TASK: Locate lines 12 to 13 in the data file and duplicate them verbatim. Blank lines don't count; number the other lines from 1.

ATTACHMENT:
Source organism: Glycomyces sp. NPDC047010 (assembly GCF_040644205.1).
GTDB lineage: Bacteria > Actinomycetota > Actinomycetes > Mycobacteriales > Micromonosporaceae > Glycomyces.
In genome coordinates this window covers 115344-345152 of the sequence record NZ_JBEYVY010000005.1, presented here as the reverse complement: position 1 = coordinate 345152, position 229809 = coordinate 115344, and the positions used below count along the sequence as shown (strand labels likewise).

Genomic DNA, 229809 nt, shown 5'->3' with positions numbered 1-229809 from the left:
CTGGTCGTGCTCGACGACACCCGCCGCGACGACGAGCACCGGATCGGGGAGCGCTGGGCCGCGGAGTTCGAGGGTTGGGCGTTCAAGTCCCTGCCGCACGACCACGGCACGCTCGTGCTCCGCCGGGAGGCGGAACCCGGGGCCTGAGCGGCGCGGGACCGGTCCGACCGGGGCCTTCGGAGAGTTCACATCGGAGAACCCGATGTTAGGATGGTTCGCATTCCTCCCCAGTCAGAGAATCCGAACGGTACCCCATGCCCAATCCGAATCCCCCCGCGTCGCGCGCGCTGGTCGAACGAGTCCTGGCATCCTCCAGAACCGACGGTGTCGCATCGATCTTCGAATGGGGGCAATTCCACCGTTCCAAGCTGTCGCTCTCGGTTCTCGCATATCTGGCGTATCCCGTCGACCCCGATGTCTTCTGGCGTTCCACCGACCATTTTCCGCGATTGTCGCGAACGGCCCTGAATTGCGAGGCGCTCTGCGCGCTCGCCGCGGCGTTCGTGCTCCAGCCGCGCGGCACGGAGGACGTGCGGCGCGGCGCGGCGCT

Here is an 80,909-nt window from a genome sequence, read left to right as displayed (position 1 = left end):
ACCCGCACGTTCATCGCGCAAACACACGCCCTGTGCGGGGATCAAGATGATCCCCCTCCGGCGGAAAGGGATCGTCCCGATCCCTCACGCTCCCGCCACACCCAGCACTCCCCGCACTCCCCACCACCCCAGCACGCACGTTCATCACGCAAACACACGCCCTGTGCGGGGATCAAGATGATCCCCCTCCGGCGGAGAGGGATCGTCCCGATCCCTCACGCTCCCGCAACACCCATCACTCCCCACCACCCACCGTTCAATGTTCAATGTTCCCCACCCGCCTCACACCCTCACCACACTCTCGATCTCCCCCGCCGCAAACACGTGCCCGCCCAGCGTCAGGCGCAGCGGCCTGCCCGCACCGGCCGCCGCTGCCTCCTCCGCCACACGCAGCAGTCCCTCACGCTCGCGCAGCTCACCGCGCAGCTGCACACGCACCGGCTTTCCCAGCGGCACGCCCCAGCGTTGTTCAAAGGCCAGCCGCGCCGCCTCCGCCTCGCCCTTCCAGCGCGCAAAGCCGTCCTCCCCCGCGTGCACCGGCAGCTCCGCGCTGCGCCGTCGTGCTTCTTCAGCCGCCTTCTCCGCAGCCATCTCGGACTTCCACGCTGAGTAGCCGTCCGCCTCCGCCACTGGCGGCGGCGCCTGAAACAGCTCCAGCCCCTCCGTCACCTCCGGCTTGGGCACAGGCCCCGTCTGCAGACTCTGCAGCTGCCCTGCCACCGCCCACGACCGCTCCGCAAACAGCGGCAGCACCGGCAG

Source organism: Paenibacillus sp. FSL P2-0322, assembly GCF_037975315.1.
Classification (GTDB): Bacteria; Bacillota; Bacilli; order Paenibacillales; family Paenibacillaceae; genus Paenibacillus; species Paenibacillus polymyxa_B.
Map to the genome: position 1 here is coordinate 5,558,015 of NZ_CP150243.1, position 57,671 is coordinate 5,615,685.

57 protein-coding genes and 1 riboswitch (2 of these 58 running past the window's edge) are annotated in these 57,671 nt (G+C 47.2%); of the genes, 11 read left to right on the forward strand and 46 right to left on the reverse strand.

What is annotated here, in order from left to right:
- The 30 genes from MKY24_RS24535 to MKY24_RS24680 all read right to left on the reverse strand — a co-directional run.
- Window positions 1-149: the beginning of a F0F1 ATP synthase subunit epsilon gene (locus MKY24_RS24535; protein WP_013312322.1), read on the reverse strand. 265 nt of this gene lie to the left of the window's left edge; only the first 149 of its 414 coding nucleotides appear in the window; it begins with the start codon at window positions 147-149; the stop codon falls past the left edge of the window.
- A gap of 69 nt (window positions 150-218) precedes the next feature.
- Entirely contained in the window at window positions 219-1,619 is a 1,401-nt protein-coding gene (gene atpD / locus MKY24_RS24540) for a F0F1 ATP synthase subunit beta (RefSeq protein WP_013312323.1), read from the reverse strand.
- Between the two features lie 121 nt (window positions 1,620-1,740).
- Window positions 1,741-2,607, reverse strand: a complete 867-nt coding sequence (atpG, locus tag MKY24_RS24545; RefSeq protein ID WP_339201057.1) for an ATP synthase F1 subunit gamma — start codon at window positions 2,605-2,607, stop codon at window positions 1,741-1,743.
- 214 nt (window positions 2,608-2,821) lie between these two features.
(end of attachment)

What is annotated here, in order from left to right:
- The 30 genes from MKY24_RS24535 to MKY24_RS24680 all read right to left on the reverse strand — a co-directional run.